Sunday, August 16, 2015

“And now we welcome the new year, full of things that have never been” ― Rainer Maria Rilke

With the beginning of a new school year, I know the anxiety level of all teachers is elevated; when those "Back to School!" ads pop up in mid-July, the pulse of all of "teacherdom"- elementary to college, begins to race. Faculty rooms across the country will be filled with teacher thoughts like: "Who will my students be?  Am I getting the kids who were the jerks last year? Please let me have some accelerated students in my classroom! I don't want to teach the challenged learners. Do I really have to teach the same kid I flunked last year? On, no!  Another _____ (you fill in the family's last name) I thought last year's kid was the end of their thinning gene pool."

If you are a teacher, you have heard these sentiments, and perhaps you have heard even more demeaning  statements. To be honest, hearing these kinds of words spoken aloud makes me sad and hurts my heart.  The parents are sending the school the best children they have to offer.

I believe that every child, as well as every teacher, deserves a fresh start at the beginning of each school year.  No preconceived notions, no remembering or digging up past indiscretions, no paying homage and attention to the mistakes of the past, and no beating up oneself for what was.  A fresh start is just that; beginning again, and only in Education is one allowed to experience that fresh start every September. For most people, the new year begins in January, but teachers know that the real beginning of the year is in September.

Although it is sometimes difficult, teachers must put aside their preconceived notions about students and families and limitations.  They must turn their thinking around a full 180 degrees.  They must take their presumptions and turn them into "What do I NOT know about this child that makes him special?"  As for problems in families, teachers should delve a little deeper; perhaps the discovery of an undisclosed family problem can be addressed through help from the school, and the family unit will get better and the student will improve. What about how teachers look at limitations of students?  I say that instead of looking at a child's disabilities, you look for his abilities. Kids can do so much more, if only we tell them they can, and that we, as teachers, believe in them.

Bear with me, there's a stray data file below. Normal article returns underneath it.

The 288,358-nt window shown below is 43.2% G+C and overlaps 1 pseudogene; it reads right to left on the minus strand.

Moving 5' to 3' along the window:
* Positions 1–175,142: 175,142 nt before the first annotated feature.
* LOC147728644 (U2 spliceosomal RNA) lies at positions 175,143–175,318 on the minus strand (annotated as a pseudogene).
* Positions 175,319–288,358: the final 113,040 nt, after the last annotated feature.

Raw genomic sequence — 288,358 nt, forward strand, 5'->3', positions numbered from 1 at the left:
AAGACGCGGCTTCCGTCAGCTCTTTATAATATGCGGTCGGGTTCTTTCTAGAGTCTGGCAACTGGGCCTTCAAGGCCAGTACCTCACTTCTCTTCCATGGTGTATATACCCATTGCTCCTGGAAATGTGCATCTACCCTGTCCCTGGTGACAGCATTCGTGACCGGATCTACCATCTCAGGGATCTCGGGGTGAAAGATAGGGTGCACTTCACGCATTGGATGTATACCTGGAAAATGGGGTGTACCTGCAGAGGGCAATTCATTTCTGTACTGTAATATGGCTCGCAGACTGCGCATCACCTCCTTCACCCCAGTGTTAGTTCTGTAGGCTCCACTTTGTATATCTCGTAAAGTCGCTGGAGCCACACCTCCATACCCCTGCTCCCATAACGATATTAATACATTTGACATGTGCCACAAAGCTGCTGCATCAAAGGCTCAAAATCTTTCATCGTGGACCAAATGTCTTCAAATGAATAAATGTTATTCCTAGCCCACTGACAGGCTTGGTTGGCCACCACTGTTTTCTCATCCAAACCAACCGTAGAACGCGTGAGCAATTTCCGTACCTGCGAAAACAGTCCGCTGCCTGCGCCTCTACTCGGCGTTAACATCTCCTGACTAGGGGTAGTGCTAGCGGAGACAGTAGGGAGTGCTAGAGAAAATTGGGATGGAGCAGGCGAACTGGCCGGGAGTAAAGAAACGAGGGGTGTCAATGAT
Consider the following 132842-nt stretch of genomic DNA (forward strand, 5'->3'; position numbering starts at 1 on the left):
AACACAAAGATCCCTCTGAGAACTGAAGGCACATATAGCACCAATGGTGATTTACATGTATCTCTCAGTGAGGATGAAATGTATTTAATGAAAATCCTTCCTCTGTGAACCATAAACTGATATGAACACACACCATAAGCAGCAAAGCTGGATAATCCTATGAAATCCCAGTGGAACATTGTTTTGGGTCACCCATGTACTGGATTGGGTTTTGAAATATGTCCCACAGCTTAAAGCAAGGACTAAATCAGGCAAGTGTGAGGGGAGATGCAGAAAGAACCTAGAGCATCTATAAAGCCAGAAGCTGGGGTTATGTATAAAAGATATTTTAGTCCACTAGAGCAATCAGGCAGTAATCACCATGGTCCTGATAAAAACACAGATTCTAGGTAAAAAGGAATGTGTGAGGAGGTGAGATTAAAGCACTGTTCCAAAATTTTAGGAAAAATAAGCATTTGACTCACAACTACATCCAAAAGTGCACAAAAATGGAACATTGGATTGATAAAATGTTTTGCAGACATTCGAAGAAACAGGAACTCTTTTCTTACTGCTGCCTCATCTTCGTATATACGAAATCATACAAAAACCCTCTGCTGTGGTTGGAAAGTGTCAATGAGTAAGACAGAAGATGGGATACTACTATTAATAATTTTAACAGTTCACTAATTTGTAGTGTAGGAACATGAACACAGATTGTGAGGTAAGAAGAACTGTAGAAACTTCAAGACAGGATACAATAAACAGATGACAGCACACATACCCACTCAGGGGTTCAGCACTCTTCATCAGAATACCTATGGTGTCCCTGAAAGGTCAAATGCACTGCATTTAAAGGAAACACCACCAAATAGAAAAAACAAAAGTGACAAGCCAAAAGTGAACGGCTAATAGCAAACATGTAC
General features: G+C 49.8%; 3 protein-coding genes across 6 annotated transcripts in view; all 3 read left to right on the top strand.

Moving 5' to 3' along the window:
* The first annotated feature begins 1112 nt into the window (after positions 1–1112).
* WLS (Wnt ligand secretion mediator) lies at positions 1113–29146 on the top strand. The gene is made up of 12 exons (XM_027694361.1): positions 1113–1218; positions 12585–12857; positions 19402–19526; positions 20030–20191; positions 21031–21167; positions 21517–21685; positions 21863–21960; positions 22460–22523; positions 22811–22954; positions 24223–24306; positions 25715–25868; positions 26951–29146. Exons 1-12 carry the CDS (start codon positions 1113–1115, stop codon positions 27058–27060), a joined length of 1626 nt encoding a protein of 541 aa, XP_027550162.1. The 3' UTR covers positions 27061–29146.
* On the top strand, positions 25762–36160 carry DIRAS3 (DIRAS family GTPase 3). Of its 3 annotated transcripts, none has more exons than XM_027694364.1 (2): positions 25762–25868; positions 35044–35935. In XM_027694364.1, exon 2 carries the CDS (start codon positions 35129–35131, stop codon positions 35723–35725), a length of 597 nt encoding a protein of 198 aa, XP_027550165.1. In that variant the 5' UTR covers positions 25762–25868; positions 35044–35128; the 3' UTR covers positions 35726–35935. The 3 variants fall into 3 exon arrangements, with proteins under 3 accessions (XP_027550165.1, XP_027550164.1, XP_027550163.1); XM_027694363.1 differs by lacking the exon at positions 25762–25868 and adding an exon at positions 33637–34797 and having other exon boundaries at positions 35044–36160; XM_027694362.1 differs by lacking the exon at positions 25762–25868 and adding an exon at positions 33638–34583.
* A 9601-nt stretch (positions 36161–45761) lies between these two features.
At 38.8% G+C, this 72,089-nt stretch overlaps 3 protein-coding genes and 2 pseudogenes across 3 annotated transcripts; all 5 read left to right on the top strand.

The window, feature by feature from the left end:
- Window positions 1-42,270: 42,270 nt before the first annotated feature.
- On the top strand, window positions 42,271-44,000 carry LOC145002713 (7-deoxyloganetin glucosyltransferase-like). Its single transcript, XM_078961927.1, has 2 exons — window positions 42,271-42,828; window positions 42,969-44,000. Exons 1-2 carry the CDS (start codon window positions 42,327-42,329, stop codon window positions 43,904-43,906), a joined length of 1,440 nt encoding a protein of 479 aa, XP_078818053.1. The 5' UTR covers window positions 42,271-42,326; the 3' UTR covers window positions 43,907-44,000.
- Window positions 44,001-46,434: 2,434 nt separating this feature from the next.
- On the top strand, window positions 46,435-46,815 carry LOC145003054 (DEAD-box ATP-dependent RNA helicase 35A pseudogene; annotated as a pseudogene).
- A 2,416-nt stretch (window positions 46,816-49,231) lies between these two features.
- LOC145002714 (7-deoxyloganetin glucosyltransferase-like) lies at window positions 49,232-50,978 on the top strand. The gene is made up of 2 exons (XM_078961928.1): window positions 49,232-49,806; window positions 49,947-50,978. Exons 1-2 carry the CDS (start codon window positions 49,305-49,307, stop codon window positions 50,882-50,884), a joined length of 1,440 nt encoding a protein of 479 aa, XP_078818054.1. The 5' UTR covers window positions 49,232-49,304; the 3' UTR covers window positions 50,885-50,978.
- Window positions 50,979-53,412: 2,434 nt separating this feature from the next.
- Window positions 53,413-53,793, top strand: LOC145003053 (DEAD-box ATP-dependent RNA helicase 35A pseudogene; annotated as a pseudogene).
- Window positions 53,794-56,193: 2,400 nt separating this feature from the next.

I am not a Pollyanna.  I was a teacher for 37 years, and almost every student with special needs that came through the district was mainstreamed into my Theater or English classes. I found those students (and their parents) to be both challenging and rewarding. However, everyone enjoyed success, because I believed in their abilities to learn and do new things, so they did too.  Having a positive influence on students is one of life's greatest rewards!

I urge all teachers to lose the negativity at the beginning of the school year, and focus on the positives. The year is new, and promises of success for all are within reach, with positive outlooks, hard work, and affirmative reinforcements. Have a great year!

As always, i welcome your comments or suggestions. 

Rittman Publishing, LLC ® 

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